“I don’t remember when I began drawing exactly but it was a long time ago”, explained illustrator Olimpia Zagnoli, opening the evening at Nicer Tuesdays September. Joining us from her home of Milan, the beloved illustrator spoke through the numerous forms her illustrative work can take, from illustrated plates and pillows to collaborations with fashion brands to children’s books.
Charlotte Mei is an illustrator and artist known for wearing various creative hats. Some fans adore her ceramics or attend her classes; brand art directors commission her illustrations; and a variety of international mags are often filled with original Mei’s. Her working process is one that varies in terms of application and point of view, and she took the Nicer Tuesdays audience through how she gets it done at the August event.
Nadine Redlich, a German cartoonist and "a very stable genius” joined us at Nicer Tuesdays July to give us an insight behind her comics and her hilarious illustrative process.
Robert Rubbish, a founding member of the iconic illustration collective Le Gun, took to the Nicer Tuesdays stage in June to discuss his latest project, Spiritus Soho.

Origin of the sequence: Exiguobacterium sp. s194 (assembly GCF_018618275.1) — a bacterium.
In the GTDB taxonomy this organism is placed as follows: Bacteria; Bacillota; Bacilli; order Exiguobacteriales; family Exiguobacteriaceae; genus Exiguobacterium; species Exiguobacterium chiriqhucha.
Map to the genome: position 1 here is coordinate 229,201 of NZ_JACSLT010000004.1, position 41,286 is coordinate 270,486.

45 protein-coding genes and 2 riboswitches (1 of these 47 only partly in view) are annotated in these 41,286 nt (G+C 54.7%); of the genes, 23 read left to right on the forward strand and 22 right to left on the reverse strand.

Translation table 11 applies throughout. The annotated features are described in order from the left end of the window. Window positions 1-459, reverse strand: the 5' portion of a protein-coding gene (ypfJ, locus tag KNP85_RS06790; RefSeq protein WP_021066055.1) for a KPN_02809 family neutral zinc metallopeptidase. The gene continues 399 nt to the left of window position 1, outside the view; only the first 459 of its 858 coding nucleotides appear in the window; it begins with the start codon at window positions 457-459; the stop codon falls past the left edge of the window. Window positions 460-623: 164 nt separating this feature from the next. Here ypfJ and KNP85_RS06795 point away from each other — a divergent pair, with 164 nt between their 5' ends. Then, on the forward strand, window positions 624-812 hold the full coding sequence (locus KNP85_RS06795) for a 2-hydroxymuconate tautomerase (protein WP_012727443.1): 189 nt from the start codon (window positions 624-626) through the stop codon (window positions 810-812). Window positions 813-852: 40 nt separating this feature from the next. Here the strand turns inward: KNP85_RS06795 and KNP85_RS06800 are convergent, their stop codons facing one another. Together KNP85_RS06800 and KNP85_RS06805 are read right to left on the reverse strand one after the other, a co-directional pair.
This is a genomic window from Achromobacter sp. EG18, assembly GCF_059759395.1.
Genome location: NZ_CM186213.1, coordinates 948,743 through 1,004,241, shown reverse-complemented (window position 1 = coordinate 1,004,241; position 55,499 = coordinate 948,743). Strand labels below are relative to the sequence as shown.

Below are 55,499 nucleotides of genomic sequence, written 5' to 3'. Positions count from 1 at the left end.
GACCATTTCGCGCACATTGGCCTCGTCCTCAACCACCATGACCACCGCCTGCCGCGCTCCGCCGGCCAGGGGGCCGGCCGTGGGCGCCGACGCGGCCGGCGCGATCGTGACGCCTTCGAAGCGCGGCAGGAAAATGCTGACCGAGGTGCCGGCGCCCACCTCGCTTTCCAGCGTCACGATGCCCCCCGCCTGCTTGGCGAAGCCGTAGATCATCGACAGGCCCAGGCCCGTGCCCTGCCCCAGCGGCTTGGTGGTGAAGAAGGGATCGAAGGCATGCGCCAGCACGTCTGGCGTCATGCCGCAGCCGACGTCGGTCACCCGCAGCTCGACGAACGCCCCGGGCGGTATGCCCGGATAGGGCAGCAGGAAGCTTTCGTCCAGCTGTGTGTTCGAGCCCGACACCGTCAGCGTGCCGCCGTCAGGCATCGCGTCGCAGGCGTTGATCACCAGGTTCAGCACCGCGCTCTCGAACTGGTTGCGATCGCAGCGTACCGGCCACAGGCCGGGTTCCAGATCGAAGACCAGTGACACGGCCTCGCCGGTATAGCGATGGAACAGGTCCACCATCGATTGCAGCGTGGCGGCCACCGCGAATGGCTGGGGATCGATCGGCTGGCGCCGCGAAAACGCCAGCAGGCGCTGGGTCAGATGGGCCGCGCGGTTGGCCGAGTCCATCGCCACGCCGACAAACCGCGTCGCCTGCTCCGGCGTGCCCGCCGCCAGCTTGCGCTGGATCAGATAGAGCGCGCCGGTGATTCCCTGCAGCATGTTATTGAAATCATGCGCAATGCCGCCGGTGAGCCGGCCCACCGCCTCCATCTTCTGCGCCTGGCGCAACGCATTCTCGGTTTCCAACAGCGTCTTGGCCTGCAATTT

There’s no mistaking the handiwork of illustrator and animation director, Kyle Platts. Vivid and cartoonish compositions filled with strange, wobbly characters, their ballooned foreheads in profile bearing enlarged eyes, are his forte, and a long-time favourite of the It’s Nice That team. Here, he speaks about his recent dabblings in animation and the increasing desire to make his characters move, making utterly brilliant and hugely popular gif artworks.
The idiosyncratic brushwork and hand-drawn typography of illustrator Marion Deuchars is instantly recognisable, and have charmed children and grown-ups alike in her many books. Recently, Marion has been both educating and inspirational in her books about the art world, particularly in Bob the Artist, which aims to teach kids about well-known artistic techniques while also encouraging individuality. The new follow-up Bob’s Blue Period is about expressing emotions through creativity, and is loosely based, she explains, on Picasso’s story of loss.